If challenged, could those concerned claim that they were specifically dealers either in buildings or in securities, or anything else? If so, under the existing law they would be able to gain the benefit, as dealers, of being able to set off a loss in any one year against the profit in another. Would the Inland Revenue be able to choose to deal with them under this Clause, or might those concerned claim that it would be preferable for them to be dealt with as dealers?

Mr. Mitchison

And can the hon. and learned Gentleman say, in view of all that has been said this evening, whether it is on purpose that "related" and "relative" have been so confined as to exclude a conspiracy between an aunt and a nephew?

The Solicitor-General

Perhaps I might first answer the point put to me—I disregard entirely, I may say, the point put by the hon. and learned Gentleman the Member for Kettering (Mr. Mitchison)—by my hon. Friend the Member for Carlton (Sir K. Pickthorn), who has drawn attention to the date. I think that he is absolutely right. There is ambiguity as to what is the effective date, and we will put down an Amendment to clear up the matter before Report. I am grateful to him. My hon. Friend also asked about the associated persons. It is, of course, a matter to be proved that the people are related in blood in the way mentioned or, indeed, that they are associated in the various other ways set out in the Clause.

I am not quite sure that I followed the point about losses put to me by my hon. Friend the Member for Torquay (Mr. F. M. Bennett) but I shall, in any event, try to look into that further. If there is a general loss on the transaction as a result of the sum that is carried out under subsections (3), (4) and (5) of Clause 19, there is, of course, nothing to be taxed. It is only the profit that would accrue on the sale of the trading stock the deemed profit as allocated to the parcel of shares sold that would be the subject of taxation. If he is asking about a person who makes a practice of this particular kind of tax avoidance and continues doing it in spite of the Clause—a very unfortunate possibility to envisage—then, presumably, that person would be able to set off profits against losses. But I think I should like to consider that case further.

11.0 p.m.

The hon. Member for Glasgow, Craigton (Mr. Millan) asked about the case where 49 per cent. of the shares are sold —I give the extreme case for the sake of argument and clarity—followed by a sale of 2 per cent. by the aunt of my hon. Friend the Member for Basingstoke (Mr. Denzil Freeth), in all innocence, followed by the sale of another 49 per cent. There are two possibilities here. The first is where the sale of the first 49 per cent. is by A, the sale of the 2 per cent. is by B, and the sale of the second 49 per cent. is by C. In that case, it is the 2 per cent. and the second 49 per cent. which will be caught by the Bill as drawn, but not the first 49 per cent. That was the case into which I promised to look.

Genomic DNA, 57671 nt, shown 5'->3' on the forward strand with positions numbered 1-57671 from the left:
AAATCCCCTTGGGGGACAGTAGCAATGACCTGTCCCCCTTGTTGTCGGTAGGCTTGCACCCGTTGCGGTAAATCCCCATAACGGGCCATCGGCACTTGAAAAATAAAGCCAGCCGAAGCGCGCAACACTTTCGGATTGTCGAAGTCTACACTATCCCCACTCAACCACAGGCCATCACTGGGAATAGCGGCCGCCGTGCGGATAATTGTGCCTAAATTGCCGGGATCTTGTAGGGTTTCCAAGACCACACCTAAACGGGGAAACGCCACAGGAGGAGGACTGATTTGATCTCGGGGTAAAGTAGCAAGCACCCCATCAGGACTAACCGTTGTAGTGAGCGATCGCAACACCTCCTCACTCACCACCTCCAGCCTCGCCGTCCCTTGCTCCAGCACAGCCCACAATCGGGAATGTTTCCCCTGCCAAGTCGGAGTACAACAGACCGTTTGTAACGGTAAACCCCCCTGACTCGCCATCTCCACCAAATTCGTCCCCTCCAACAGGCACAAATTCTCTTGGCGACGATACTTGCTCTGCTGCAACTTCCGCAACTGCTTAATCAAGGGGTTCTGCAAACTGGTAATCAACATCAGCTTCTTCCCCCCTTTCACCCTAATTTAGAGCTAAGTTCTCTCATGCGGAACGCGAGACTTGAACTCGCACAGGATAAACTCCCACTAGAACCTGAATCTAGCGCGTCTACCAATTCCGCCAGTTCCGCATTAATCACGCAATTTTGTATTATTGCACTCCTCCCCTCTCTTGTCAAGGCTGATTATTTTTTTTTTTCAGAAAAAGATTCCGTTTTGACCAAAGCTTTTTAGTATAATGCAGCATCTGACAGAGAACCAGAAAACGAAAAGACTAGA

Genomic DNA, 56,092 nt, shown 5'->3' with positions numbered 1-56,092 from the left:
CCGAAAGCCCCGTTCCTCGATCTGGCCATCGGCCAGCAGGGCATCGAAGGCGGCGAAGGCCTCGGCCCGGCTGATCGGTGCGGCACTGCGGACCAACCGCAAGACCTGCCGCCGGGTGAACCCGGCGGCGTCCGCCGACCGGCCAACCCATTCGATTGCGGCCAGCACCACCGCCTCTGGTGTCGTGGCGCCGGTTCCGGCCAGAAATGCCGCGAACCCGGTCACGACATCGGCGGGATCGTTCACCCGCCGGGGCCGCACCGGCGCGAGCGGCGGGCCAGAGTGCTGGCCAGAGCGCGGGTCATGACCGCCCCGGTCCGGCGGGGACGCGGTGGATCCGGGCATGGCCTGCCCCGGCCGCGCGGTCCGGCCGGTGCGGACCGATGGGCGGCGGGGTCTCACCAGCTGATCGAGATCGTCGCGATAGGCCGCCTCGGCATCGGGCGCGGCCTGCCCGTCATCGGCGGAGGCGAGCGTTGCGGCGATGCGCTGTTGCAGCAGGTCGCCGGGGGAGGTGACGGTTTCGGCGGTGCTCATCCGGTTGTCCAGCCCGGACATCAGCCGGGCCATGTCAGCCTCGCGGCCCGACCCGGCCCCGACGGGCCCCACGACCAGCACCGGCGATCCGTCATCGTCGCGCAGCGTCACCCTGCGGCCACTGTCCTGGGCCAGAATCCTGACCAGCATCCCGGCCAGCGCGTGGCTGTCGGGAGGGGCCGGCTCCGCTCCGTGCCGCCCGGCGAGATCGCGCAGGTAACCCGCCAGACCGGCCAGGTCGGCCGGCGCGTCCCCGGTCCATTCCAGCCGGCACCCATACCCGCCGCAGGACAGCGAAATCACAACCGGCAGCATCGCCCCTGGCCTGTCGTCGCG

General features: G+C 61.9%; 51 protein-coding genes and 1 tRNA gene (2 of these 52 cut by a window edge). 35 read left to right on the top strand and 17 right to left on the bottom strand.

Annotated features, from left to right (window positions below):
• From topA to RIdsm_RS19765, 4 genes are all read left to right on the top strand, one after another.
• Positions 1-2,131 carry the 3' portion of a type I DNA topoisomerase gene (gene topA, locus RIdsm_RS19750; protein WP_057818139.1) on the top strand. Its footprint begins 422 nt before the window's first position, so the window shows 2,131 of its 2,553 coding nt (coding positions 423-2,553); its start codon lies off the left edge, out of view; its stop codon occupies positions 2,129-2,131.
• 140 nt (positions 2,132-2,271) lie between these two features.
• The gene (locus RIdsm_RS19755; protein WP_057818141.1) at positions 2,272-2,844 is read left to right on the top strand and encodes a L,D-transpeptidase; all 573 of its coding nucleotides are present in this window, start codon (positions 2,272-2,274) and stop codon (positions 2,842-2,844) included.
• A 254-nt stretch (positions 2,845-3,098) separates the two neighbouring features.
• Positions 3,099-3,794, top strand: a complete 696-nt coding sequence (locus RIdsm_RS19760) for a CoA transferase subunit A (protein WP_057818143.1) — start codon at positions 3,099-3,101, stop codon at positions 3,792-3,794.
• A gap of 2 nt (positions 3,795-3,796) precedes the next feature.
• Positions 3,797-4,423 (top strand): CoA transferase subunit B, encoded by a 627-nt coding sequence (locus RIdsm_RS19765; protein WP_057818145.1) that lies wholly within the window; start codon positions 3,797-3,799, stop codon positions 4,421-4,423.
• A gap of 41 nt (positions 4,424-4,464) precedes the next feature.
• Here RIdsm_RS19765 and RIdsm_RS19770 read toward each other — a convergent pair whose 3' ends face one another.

What I think the hon. Member was putting to me was a manipulated transaction whereby the first 49 per cent. is really sold by C or his nominee. In that case, he is caught. He is caught as to the 98 per cent. because when there are sales of associated parcels of shares being sales to the same person … and in consequence of any of the sales other than the first that person obtains control of the company, then for the purposes of any of the three foregoing sections any sales earlier than that in consequence of which he obtains control shall he treated as having all taken place at the time of that sale". Further, by subsection (2), For the purposes of the foregoing subsection parcels of shares shall be treated as associated if (either directly or through a nominee) they belong respectively to the same person"— and so on. By subsection (3) it is provided: For the purposes of this and the three foregoing sections a sale to a company under a person's control, or to his nominee, shall be treated as a sale to him". Again, I shall look into it further, but I read that as bringing in the case where there is a sale of the 49 per cent. which is a sale either by the person who sold the last 49 per cent. or his nominee.

Mr. Millan

I appreciate the point which the hon. and learned Gentleman has made, but the Clause as drafted reads: … in consequence of any of the sales"— the associated sales— other than the first that person obtains control of the company. … Let us take a case where 49 per cent. belonging to A is sold. Then 2 per cent. belonging to an outsider is sold, and subsequently 49 per cent. also belonging to A is sold. The transaction by which the person obtains control of the company is not one of the associated sales but the non-associated sale. Therefore, the first 49 per cent. is out, on the strict interpretation of the Clause, and these provisions would not come in. I know that the intention was that the first 49 per cent. in this hypothetical case should come in, but I respectfully submit that the Clause as drafted does not, in the kind of case we have discussed, bring in the first 49 per cent.

Sir K. Pickthorn

I am sorry to go on about this, but is this device about association something of which Government Departments and courts of law have experience, or is it new here? Would it really be necessary for me whenever—it does not happen often—I buy or sell shares to inform all my grandchildren in order to be quite sure that we are not unwittingly turning into an association? Is it known how the thing works? How does authority watch it work?

The Solicitor-General